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Re: [paho-dev] not a shared executable

On 08/23/2013 06:18 AM, Ian Craggs wrote:
How would using automake/autoconf help with cross-compiling?  I've never used them, so I don't know.  I was under the impression that they helped if you had a lot of dependencies, which these libraries don't - only gcc.

The "--build" and "--host" options to the configure script allow you to set things up each time you compile. You set the build to your PC and the host to the target platform/compiler, like:
./configure --build=i686-pc-linux-gnu --host=arm-eabi
By making them different, it knows that you're cross-compiling and will use the compiler "arm-eabi-gcc", and so on.

You can also use the "--prefix" option to set the install directory, so that you can have a bunch of different versions on your computer (one for Raspberry Pi, one for Beaglebone, etc).
./configure --build=i686-pc-linux-gnu --host=arm-linux --prefix=/opt/xlibs/arm-linux
If you compile natively on any platform, you don't worry about the settings. Just:
After you configure, you run "make" and "make install", and the libraries are where you requested.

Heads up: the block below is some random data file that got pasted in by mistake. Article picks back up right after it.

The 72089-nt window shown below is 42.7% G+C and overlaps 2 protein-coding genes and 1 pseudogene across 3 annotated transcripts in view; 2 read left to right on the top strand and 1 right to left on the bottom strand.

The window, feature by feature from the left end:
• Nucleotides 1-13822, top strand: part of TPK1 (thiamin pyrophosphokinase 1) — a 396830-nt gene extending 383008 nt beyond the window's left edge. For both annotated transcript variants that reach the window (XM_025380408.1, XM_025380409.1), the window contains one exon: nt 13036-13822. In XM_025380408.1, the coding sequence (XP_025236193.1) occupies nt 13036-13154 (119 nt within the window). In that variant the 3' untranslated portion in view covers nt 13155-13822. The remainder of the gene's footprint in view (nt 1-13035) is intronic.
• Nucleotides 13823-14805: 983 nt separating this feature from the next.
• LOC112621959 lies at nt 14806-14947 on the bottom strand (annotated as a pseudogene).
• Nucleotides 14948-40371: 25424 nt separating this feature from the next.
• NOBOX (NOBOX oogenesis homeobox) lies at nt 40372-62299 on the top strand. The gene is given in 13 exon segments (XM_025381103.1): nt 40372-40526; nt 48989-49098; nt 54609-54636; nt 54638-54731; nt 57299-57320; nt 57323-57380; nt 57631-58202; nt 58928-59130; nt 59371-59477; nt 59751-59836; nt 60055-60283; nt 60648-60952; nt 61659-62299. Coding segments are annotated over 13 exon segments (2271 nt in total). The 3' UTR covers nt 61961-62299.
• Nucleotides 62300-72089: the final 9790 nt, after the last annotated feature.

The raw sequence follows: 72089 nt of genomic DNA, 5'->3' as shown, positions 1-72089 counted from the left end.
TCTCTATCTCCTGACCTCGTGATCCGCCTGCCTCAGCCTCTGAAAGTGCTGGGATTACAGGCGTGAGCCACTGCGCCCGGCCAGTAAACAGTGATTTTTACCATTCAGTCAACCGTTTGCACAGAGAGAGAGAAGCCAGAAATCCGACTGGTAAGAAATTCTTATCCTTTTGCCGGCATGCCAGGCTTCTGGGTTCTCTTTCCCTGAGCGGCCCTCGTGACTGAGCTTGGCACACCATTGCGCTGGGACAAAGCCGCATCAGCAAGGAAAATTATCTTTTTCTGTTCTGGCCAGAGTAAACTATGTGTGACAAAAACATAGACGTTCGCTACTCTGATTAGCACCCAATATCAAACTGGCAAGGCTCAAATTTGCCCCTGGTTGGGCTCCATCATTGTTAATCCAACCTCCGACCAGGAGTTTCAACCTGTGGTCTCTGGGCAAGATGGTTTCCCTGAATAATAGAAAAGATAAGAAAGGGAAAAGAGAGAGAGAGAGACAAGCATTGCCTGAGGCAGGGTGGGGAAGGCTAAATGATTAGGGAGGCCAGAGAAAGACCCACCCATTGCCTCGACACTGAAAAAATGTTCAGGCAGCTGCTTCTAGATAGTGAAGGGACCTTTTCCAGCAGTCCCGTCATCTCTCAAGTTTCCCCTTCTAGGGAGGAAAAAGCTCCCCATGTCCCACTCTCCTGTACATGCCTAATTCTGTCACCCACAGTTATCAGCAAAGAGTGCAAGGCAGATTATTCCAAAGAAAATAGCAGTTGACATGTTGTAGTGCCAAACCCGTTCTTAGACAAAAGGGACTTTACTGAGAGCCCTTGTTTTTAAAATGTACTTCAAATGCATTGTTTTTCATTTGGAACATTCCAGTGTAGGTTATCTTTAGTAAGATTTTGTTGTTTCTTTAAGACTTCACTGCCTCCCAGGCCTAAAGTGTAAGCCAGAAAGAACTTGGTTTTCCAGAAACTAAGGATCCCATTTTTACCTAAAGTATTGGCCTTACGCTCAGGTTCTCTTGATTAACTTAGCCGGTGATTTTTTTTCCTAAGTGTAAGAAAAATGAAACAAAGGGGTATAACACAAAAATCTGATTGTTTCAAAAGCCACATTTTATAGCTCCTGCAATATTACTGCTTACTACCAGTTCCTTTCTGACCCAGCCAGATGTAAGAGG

I think the problem is that are so many combinations of processors, EABIs, Linux or other Unix kernel levels, C libraries and versions (uclibc as well as glibc for example), that deciding on the targets we wanted to build for would be impossible. 

That's the beauty of this... You don't have to worry about the different targets, assuming that they are Linux/gcc.

And it is very consistent across libraries. A very large percentage of Linux libraries can be cross-compiled in this manner, whether or not that was the author's intent. It just works.

If you are running an OS in the configuration you want, and you have gcc, it is easy to build - at least for Linux/Unix.  If I want to compile for Pi or whatever, I clone the source with git and make - job done.

With just a makefile, someone new would have to start searching through the file to find out how to cross-compile. With a configure script, it's consistent with much of the rest of the Linux world.

For Windows I prefer the Microsoft compilers, as in my experience they produce better code.  And most developers will also be using Visual Studio.  A Visual Studio project is the obvious solution, no?

Recently I've been setting up Eclipse Hudson system to build and test the C clients, for Linux 64-bit (see - the test failures are because we're still setting up the SSL test environment).  I've used Ant, as that seemed to coexist with Hudson nicely.  Proliferating build methods, however, doesn't seem desirable.

Agreed, this is only for Linux, mainly for gcc. Some other system, such as Ant my encompass both. But most Linux C developers are probably not familiar with using Ant.


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